American Society of Hematology

Not PAR for a GPCR

Robert Flaumenhaft, MD, PhD

Published on: May 01, 2013

Dr. Flaumenhaft indicated no relevant conflicts of interest.

Zhang C, Srinivasan Y, Arlow DH , et al. High-resolution crystal structure of human protease-activated receptor 1. Nature. 2012;492:387-392.

G-protein-coupled receptors (GPCR) represent the largest and most diverse receptor family and the most common target of currently marketed therapeutics. Common drugs targeting GPCRs include ranitidine (an H2 receptor antagonist), albuterol (a β2-adrenergic receptor antagonist), atenolol (a β1-adrenergic receptor antagonist), ondansetron (a 5HT3 receptor antagonist), and caffeine (an adenosine receptor antagonist). Because of their importance in biology and medicine, high-resolution analysis of the structures of GPCRs is needed, but such information has been slow to materialize because of technical problems affecting expression and crystallization of the proteins. After initial success in solving the structure of bovine rhodopsin in 2000,1 there was a seven-year hiatus before the structure of the human β2-adrenergic receptor was solved.2 Over the past five years, however, advances in technology combined with the concerted efforts of leading structural laboratories have led to the solution of the structure of over a dozen GPCRs with the solution of many more on the way. The latest success story is that of protease-activated receptor 1 (PAR1).

PAR1 is a widely expressed receptor that responds with high sensitivity to protease activity in the extracellular environment. The activation mechanism is unusual in that it involves an intramolecular process in which thrombin (or other thrombin-like proteases) cleaves an N-terminal proteolytic site, generating a tethered peptide that interacts with the extracellular face of the receptor (thus both receptor and ligand are part of the same structure). Binding of the tethered ligand causes a conformational change in PAR1 that results in the activation of the heterotrimeric G protein coupled complex on the cytoplasmic surface of the plasma membrane. PAR1 is the most abundant GPCR on platelets and connects, through thrombin activation, the coagulation cascade to platelet-mediated thrombus formation. As a result of its importance in thrombosis, PAR1 has been the target of several drug development programs focused on generation of novel antiplatelet agents. The most advanced compound in clinical development is vorapaxar, which is a highly specific PAR1 inhibitor. In phase III trials, vorapaxar was found to be protective against recurrent myocardial infarction, but at the cost of increased bleeding, including intracranial hemorrhage.3 One key to solving the structure of GPCRs is identifying small molecules capable of stabilizing the tertiary structure of the receptors. Vorapaxar served this purpose for PAR1, allowing the crystal structure of the PAR1-vorapaxar complex to be solved at a resolution of 2.2 Å (Figure).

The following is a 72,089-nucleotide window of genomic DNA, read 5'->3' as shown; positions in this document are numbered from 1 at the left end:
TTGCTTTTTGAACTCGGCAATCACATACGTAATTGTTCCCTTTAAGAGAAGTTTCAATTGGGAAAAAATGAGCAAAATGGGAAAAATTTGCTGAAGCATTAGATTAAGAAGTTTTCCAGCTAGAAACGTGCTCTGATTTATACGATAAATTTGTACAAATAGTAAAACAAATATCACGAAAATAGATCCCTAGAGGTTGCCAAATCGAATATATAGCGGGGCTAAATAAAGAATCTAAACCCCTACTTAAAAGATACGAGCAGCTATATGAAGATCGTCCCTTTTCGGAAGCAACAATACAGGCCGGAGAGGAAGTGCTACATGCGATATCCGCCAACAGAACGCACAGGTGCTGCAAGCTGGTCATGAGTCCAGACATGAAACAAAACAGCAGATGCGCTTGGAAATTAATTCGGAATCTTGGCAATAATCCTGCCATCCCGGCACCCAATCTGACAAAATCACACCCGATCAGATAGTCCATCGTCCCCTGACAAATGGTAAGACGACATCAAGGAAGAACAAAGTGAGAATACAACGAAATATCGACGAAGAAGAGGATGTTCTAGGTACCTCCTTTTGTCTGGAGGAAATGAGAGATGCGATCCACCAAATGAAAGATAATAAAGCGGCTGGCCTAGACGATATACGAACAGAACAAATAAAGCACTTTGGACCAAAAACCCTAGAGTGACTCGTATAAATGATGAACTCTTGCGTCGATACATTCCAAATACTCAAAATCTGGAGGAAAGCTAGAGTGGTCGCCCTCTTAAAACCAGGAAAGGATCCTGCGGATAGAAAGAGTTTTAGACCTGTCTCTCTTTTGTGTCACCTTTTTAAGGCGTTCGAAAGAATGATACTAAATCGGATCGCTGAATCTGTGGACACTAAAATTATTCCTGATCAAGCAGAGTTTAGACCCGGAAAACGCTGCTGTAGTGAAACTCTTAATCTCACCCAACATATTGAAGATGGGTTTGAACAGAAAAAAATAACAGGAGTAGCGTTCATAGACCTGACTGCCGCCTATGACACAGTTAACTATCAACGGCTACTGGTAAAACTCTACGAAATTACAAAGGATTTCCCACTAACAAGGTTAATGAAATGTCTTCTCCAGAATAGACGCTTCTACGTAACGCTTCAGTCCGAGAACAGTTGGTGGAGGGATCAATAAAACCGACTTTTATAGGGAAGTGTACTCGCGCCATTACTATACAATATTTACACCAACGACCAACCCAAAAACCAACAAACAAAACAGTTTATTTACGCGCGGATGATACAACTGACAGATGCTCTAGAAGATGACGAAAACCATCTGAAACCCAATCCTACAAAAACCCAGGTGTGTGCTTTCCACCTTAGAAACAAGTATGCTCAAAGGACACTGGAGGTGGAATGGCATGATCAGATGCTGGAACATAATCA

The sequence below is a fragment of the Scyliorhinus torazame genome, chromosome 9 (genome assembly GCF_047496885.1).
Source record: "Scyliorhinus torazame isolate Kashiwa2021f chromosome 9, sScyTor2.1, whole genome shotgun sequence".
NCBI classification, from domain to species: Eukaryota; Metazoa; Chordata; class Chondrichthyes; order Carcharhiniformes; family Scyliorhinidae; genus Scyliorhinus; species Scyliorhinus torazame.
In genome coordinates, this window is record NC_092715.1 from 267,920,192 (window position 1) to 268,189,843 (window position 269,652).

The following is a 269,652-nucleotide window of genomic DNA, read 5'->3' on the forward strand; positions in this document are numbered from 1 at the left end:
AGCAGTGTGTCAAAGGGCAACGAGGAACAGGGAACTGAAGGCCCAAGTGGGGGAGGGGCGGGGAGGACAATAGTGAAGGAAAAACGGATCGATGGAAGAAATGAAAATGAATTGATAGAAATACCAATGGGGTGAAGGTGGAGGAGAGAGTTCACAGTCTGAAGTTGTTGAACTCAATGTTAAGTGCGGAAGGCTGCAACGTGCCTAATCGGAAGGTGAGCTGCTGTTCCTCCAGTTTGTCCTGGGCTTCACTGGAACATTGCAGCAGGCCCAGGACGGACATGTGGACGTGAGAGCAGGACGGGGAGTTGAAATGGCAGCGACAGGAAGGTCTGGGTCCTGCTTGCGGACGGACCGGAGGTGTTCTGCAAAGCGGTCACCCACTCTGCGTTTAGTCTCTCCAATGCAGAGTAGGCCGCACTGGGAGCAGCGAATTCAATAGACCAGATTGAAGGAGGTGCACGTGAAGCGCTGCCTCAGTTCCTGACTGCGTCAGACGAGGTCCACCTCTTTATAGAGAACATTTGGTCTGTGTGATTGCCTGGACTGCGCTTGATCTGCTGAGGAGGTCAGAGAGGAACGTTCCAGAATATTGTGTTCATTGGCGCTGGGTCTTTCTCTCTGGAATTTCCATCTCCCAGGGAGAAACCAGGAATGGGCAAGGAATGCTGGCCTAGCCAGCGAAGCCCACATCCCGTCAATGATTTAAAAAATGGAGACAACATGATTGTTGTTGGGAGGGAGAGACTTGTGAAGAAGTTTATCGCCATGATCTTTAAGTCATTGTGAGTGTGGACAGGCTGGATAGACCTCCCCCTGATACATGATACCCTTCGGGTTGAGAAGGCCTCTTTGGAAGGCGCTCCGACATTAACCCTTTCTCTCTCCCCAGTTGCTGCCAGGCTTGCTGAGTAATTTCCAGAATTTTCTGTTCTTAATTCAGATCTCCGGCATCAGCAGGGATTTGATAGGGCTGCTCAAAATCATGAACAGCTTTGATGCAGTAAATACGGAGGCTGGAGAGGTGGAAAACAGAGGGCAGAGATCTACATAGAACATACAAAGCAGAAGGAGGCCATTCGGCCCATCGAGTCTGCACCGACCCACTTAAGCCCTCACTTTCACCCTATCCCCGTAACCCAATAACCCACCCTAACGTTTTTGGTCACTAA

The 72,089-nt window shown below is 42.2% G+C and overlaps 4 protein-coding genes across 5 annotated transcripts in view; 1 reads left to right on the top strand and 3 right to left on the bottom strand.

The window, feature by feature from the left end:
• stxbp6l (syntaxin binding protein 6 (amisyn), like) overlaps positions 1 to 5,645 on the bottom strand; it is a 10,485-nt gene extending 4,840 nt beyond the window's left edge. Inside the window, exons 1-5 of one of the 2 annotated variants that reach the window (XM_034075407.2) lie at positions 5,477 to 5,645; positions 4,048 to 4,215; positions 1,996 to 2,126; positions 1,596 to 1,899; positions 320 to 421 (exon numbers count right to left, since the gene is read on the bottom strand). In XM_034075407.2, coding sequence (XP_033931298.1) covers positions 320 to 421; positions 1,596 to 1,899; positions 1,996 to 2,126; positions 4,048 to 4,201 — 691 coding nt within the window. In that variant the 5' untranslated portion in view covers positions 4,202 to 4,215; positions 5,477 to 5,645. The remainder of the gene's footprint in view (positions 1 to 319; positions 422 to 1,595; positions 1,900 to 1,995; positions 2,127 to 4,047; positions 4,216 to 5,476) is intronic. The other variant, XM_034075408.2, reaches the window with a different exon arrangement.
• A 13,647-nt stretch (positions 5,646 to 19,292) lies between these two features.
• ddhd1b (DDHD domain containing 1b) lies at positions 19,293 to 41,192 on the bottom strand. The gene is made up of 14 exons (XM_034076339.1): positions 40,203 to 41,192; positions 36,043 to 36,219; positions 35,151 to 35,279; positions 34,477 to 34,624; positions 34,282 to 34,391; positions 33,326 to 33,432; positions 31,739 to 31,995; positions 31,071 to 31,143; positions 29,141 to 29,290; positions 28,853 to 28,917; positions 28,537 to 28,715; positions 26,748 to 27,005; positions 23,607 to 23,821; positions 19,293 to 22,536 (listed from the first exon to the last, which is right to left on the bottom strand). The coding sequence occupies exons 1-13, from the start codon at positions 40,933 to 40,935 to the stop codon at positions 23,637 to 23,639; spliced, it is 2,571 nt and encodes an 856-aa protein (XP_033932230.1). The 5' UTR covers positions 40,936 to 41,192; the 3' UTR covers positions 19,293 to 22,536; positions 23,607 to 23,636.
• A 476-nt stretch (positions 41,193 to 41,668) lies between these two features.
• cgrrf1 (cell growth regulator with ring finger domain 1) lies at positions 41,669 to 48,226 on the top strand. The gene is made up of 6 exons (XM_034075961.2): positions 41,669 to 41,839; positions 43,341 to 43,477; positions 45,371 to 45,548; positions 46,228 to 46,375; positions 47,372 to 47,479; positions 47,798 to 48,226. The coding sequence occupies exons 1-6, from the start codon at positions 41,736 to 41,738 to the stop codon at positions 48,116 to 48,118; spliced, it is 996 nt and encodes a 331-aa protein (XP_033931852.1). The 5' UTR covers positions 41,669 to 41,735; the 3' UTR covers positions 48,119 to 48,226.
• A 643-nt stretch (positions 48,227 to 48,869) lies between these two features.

Characterization of the PAR1-vorapaxar structure was a collaboration between the laboratories of Brian Kobilka, MD, co-recipient (along with Robert Lefkowitz) of the 2012 Nobel Prize in Chemistry for his work on GPCRs, and Shaun Coughlin, MD, PhD, who originally described the activation mechanism of PAR1. In the current work, Zhang et al. identify several features of PAR1 that distinguish it from previously resolved GPCR structures. Like other GPCRs, PAR1 has seven transmembrane (TM) spanning domains. Differences in the packing structure of internal amino acids of TM domains 3, 5, and 6 suggest that signal propagation in PAR1 from the extracellular peptide-binding interface to cytosolic domains differs from that of other members of the A family of GPCRs. Owing to a strong hydrogen-bonding network, TM7 is displaced inwardly, toward TM2 (Figure). In contrast to GPCRs that are activated by small ligands (e.g., hormones), PAR1 does not possess a deep ligand-binding pocket. Rather PAR1 has a shallow, closed pocket (Figure) that becomes even more tightly closed once vorapaxar is removed. Based on mutational studies of xenopus PAR1, activation of the receptor by its tethered ligand appears to involve superficial interactions with extracellular loops rather than deep interactions within a ligand-binding pocket. Such an activation mechanism is unusual, even among other GPCRs activated by peptide ligands.

The crystal structure of PAR1 complexed with vorapaxar provides the first high-resolution depiction of this unusual receptor and demonstrates how a small molecule (vorapaxar) can block receptor activation by binding to a relatively superficial site on the protein (Figure). The PAR1 structure elucidated by Zhang and colleagues will inform additional structure-function studies aimed at understanding how engagement of the tethered ligand of PAR1 transmits a signal through the receptor. That and other information generated from the crystal structure will enable more rational design of improved PAR1 inhibitors.

1. Palczewski K, Kumasaka T, Hori T, et al. Crystal structure of rhodopsin: A G-protein-coupled receptor. Science. 2000;289:739-745.

2. Rasmussen SG, Choi HJ, Rosenbaum DM, et al. Crystal structure of the human β2 adrenergic G-protein-coupled receptor. Nature. 2007;450:383-387.

3. Morrow DA, Braunwald E, Bonaca MP, et al. Vorapaxar in the secondary prevention of atherothrombotic events. N Engl J Med. 2012;366:1404-1413.

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